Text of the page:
“Punting the Pundits” is an Open Thread. It is a selection of editorials and opinions from around the news medium and the internet blogs. The intent is to provide a forum for your reactions and opinions, not just to the opinions presented, but to what ever you find important.
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Katrina vanden Heuvel: After Senate revelations, the CIA should be looking over its shoulder
For the Central Intelligence Agency’s covert warriors, disdain for the law comes with their mandate. From its drone attacks to its destabilization efforts, the CIA is tasked with operating, as former vice president Dick Cheney put it, ” in the shadows,” trampling international law.
The CIA, shielded by secrecy, armored by its national security mandate, pursues its mission with far too little accountability. The agency’s warriors operate on the president’s writ, but presidents generally seek deniability. After Sept. 11, the agency was given a virtually limitless charter to do things that presidents would rather not know about.
Congress set up intelligence committees to provide oversight of the agency, but senators, while generally happy to get a peek behind the curtain of secrecy, know better than to probe too far.
The peril is apparent. The covert warriors who trample laws abroad in the name of national security are likely to scorn legal limits at home. That is what is at stake in the deepening scandal of the CIA’s subversion of the Senate intelligence committee’s investigation of its shameful and unlawful program of torture during the Bush administration.
Ana Marie Cox: Prison reform is a bipartisan issue now. Why does the GOP still need to ‘win’?
Smarter sentencing. Fewer people in jail. Fewer people dying. See? Sometimes Limited Government can be a good thing
The flaws of Obamacare continue to overwhelm the news, but it’s time to consider getting rid of another kind of death panel. We need to talk about the people our courts send away to die, and the way we treat every other prisoner as though his life didn’t matter. The United States is currently experiencing a quiet revolution in criminal justice reform – a bipartisan one. So what we need to talk about today is the part Republicans can play on the state and federal level, with or without the cost-cutting justifications that seem to come more easily to conservatives than an argument about human rights.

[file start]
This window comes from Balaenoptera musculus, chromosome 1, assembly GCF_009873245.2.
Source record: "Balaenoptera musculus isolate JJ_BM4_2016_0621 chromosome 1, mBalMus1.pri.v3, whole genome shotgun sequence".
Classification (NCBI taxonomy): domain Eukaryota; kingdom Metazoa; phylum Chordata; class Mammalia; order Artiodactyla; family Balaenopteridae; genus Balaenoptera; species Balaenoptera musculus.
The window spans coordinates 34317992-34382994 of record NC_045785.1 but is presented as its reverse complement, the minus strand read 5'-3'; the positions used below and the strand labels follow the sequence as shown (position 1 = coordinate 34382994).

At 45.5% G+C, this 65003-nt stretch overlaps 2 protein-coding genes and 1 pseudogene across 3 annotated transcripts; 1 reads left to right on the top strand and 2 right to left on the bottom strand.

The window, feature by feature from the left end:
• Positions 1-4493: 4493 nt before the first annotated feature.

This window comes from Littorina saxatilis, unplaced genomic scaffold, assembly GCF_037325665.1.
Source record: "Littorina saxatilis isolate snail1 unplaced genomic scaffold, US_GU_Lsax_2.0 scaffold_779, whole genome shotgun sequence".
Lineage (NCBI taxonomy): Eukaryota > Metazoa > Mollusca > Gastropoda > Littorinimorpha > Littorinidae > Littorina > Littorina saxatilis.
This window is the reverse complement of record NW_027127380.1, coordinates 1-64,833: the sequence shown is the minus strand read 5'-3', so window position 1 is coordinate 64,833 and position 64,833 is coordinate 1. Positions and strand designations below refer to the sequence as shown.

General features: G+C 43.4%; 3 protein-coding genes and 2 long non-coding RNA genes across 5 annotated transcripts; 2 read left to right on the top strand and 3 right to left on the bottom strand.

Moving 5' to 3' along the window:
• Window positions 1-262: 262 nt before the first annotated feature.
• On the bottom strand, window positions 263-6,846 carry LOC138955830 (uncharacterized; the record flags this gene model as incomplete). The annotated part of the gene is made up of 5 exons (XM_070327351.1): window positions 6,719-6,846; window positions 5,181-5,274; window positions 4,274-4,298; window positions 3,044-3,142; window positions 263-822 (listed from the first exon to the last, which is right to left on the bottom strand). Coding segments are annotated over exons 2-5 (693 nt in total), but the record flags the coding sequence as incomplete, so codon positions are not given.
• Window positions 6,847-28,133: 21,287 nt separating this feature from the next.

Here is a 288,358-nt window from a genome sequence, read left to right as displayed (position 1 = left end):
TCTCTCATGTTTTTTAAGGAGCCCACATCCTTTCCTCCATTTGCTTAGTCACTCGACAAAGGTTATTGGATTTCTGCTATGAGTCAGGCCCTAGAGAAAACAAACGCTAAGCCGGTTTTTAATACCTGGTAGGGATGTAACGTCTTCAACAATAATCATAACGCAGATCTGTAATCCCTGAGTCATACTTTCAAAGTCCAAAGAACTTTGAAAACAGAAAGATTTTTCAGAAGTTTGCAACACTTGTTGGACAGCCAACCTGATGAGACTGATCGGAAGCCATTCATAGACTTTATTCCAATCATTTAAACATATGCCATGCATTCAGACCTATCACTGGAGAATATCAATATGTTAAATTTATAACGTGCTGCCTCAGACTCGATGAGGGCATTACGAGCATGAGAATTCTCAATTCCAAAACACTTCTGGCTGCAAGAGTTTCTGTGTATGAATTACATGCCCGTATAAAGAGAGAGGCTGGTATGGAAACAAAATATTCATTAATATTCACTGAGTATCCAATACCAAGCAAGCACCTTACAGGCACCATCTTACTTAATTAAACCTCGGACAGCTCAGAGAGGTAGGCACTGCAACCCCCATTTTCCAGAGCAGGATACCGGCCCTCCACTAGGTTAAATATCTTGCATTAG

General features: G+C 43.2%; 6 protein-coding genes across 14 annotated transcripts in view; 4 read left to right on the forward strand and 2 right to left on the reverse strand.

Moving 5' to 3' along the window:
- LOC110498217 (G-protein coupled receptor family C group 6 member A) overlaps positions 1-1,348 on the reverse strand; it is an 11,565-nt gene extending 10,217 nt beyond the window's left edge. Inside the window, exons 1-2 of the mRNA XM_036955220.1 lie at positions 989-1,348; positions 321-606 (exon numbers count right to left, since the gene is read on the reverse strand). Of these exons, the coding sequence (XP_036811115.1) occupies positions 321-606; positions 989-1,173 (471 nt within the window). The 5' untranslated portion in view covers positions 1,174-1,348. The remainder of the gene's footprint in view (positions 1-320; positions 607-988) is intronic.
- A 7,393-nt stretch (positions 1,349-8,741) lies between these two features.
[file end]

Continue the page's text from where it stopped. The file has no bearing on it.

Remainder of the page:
Criminal justice reform has historically been a bleeding-heart liberal cause. It has provided careerist Democrats an issue to present as proof of their moderate bona fides and given Republicans a chance to condemn any flicker of compassion: think Willie Horton. More recently, this month’s successful campaign to block Obama’s nominee for the Justice Department’s civil rights division, Debo Adegbile, depended on conservatives convincing moderate Dems that Adegbile’s role in overturning the capital conviction of Mumia Abu-Jamal was tantamount to endorsing the crime he committed.
The panel that eventually found Abu-Jamal’s conviction was majority Republican. The seven Democrats who voted to reject Adegbile might not think that matters. I do.
: The right’s poverty plan: shame poor kids and the vaginas that birthed them
Conservatives want to make low-income Americans feel bad about babies and diets to cut birth control and food stamps
So many of life’s problems could be solved, according to conservative provocateur Ann Coulter, if the poor could just learn to keep their knees together until they got married – and if their wealthy and educated counterparts just weren’t afraid to shame them into doing so. These pearls of wisdom, particularly the “shaming is good” part, were greeted with loud applause over the weekend at the Conservative Political Action Conference. [..]
Blaming poverty on the moral failings of the poor and criticizing their sex habits and eating habits has always been a favorite conservative sport, dating back to Victorian times. But it has been alternately sickening and fascinating to watch the current crop of American conservatives, particularly those who claim to be devotees of the original social justice champion – Jesus Christ – jump through hoops to try to find new ways to vilify the poor just so they can feel less bad (or at least appear less bad to their followers) when they do nothing to help them.